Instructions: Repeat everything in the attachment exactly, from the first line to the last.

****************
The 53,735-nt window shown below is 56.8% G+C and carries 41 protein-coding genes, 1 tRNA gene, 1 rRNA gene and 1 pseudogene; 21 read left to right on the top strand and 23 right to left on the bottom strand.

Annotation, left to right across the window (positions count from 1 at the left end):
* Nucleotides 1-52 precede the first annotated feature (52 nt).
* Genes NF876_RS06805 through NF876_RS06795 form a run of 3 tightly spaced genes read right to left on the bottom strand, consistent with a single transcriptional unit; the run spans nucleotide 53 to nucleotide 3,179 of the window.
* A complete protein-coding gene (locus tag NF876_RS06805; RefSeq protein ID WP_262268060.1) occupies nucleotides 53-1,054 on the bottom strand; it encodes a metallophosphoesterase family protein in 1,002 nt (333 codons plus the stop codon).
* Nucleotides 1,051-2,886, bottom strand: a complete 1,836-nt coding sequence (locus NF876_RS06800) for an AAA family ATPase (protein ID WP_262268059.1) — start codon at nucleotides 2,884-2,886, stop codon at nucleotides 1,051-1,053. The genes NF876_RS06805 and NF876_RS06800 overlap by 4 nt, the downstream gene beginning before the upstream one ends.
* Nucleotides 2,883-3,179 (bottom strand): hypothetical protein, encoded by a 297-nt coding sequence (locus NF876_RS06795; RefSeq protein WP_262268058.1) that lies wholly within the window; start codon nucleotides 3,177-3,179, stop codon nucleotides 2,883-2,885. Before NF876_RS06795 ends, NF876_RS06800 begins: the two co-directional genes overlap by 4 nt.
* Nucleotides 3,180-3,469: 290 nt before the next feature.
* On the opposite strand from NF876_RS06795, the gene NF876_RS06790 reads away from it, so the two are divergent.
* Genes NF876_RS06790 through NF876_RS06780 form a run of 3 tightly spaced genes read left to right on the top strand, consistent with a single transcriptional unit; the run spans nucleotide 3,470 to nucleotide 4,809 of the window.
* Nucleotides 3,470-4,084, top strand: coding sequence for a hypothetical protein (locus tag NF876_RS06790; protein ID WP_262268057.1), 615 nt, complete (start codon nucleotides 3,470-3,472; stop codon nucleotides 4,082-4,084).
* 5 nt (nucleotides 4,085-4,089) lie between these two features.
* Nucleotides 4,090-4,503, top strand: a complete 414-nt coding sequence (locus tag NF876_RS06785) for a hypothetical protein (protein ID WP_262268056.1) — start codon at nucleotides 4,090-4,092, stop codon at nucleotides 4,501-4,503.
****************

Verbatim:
The 53,735-nt window shown below is 56.8% G+C and carries 41 protein-coding genes, 1 tRNA gene, 1 rRNA gene and 1 pseudogene; 21 read left to right on the top strand and 23 right to left on the bottom strand.

Annotation, left to right across the window (positions count from 1 at the left end):
* Nucleotides 1-52 precede the first annotated feature (52 nt).
* Genes NF876_RS06805 through NF876_RS06795 form a run of 3 tightly spaced genes read right to left on the bottom strand, consistent with a single transcriptional unit; the run spans nucleotide 53 to nucleotide 3,179 of the window.
* A complete protein-coding gene (locus tag NF876_RS06805; RefSeq protein ID WP_262268060.1) occupies nucleotides 53-1,054 on the bottom strand; it encodes a metallophosphoesterase family protein in 1,002 nt (333 codons plus the stop codon).
* Nucleotides 1,051-2,886, bottom strand: a complete 1,836-nt coding sequence (locus NF876_RS06800) for an AAA family ATPase (protein ID WP_262268059.1) — start codon at nucleotides 2,884-2,886, stop codon at nucleotides 1,051-1,053. The genes NF876_RS06805 and NF876_RS06800 overlap by 4 nt, the downstream gene beginning before the upstream one ends.
* Nucleotides 2,883-3,179 (bottom strand): hypothetical protein, encoded by a 297-nt coding sequence (locus NF876_RS06795; RefSeq protein WP_262268058.1) that lies wholly within the window; start codon nucleotides 3,177-3,179, stop codon nucleotides 2,883-2,885. Before NF876_RS06795 ends, NF876_RS06800 begins: the two co-directional genes overlap by 4 nt.
* Nucleotides 3,180-3,469: 290 nt before the next feature.
* On the opposite strand from NF876_RS06795, the gene NF876_RS06790 reads away from it, so the two are divergent.
* Genes NF876_RS06790 through NF876_RS06780 form a run of 3 tightly spaced genes read left to right on the top strand, consistent with a single transcriptional unit; the run spans nucleotide 3,470 to nucleotide 4,809 of the window.
* Nucleotides 3,470-4,084, top strand: coding sequence for a hypothetical protein (locus tag NF876_RS06790; protein ID WP_262268057.1), 615 nt, complete (start codon nucleotides 3,470-3,472; stop codon nucleotides 4,082-4,084).
* 5 nt (nucleotides 4,085-4,089) lie between these two features.
* Nucleotides 4,090-4,503, top strand: a complete 414-nt coding sequence (locus tag NF876_RS06785) for a hypothetical protein (protein ID WP_262268056.1) — start codon at nucleotides 4,090-4,092, stop codon at nucleotides 4,501-4,503.